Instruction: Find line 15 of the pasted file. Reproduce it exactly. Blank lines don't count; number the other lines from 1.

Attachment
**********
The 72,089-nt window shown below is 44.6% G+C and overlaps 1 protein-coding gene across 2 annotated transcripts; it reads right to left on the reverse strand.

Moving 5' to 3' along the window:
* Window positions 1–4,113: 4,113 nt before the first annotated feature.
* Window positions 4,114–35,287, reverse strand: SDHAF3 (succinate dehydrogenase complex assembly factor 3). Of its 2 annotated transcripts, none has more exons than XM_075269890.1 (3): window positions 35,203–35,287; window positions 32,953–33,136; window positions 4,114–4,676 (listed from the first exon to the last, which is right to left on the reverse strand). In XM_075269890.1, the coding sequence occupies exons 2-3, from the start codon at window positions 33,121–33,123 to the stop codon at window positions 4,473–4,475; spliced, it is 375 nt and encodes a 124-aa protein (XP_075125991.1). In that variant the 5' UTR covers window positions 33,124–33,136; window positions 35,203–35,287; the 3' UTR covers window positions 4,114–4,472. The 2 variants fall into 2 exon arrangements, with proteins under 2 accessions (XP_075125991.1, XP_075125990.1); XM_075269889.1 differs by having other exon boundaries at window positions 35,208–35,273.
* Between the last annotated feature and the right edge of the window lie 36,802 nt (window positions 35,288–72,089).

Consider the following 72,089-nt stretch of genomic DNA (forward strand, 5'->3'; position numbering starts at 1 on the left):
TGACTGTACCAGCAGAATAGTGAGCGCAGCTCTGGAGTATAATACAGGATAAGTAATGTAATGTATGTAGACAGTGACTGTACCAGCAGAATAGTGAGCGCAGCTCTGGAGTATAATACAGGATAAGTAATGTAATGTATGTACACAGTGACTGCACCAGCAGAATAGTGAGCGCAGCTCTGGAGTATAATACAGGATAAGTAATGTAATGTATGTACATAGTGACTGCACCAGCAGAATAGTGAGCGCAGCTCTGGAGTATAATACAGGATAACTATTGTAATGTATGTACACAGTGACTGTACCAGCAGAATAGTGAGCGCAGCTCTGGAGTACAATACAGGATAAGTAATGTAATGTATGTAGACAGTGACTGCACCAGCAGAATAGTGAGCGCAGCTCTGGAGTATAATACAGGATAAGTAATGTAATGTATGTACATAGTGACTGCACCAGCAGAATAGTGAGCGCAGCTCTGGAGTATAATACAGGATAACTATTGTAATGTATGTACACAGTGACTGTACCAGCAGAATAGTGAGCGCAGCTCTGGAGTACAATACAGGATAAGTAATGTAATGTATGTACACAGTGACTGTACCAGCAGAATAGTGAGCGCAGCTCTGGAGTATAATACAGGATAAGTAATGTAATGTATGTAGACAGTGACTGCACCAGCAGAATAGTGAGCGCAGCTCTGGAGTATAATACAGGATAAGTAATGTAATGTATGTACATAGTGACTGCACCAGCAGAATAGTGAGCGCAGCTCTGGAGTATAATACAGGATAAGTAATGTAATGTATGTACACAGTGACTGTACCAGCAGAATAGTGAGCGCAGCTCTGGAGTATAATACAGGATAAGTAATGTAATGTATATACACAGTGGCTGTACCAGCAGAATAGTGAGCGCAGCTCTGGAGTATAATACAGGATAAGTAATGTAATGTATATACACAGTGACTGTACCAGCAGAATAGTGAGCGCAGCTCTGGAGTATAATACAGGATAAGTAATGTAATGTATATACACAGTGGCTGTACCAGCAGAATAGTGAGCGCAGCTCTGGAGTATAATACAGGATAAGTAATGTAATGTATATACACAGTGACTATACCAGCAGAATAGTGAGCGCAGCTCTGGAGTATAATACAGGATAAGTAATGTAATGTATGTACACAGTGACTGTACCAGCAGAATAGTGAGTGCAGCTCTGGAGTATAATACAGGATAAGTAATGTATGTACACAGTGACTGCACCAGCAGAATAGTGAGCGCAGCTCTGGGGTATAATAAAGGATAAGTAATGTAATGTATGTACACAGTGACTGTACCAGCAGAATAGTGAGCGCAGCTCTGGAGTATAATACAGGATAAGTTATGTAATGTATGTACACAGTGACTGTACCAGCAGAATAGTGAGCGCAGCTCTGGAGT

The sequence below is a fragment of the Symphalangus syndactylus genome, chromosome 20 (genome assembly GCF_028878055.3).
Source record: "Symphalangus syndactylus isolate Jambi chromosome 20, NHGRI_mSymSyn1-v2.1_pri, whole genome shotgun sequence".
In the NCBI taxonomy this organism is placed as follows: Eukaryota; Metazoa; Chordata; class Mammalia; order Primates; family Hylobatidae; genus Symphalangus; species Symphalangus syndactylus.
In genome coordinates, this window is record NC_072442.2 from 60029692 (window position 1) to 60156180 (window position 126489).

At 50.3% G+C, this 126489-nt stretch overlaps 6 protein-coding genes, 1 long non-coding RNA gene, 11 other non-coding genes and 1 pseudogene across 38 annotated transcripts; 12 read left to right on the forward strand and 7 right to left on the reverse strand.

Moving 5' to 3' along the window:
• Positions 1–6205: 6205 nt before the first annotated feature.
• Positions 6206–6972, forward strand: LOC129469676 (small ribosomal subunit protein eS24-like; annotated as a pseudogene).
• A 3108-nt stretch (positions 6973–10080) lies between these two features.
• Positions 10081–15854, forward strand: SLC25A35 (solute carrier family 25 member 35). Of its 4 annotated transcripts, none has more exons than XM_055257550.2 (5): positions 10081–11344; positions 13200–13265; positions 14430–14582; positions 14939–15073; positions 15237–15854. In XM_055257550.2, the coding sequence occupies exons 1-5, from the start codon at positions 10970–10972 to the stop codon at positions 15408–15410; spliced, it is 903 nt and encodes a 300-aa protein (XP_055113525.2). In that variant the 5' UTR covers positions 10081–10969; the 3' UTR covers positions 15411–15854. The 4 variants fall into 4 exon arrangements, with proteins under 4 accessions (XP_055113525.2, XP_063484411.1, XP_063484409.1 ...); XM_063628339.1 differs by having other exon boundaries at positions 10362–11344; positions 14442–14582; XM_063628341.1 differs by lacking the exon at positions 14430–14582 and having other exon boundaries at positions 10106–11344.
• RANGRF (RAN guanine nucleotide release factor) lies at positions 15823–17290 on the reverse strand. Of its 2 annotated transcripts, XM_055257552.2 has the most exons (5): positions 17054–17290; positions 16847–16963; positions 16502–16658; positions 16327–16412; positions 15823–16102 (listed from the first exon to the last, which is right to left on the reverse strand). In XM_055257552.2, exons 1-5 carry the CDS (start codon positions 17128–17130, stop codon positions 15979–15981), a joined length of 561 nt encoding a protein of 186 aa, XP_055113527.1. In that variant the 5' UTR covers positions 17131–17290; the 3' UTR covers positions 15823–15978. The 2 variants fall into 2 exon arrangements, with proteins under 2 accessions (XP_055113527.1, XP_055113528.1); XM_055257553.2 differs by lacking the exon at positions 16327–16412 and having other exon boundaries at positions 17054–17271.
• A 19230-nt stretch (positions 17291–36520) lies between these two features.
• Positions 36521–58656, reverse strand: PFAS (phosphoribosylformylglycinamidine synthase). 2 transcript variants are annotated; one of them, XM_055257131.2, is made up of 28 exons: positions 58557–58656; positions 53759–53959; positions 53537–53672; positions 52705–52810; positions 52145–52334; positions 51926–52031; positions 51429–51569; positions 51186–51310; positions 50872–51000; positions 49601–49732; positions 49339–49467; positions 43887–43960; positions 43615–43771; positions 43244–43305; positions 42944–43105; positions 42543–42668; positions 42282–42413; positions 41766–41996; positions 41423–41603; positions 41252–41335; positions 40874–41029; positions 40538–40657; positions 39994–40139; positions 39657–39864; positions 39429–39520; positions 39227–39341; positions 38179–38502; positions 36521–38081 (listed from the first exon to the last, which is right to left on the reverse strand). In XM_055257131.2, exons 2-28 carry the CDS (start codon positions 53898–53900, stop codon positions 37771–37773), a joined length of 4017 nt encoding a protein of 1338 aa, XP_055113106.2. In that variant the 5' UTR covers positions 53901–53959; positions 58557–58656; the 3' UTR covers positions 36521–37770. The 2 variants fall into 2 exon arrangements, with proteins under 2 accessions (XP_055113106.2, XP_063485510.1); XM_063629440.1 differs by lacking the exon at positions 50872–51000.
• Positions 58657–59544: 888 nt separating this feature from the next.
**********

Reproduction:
• Positions 6206–6972, forward strand: LOC129469676 (small ribosomal subunit protein eS24-like; annotated as a pseudogene).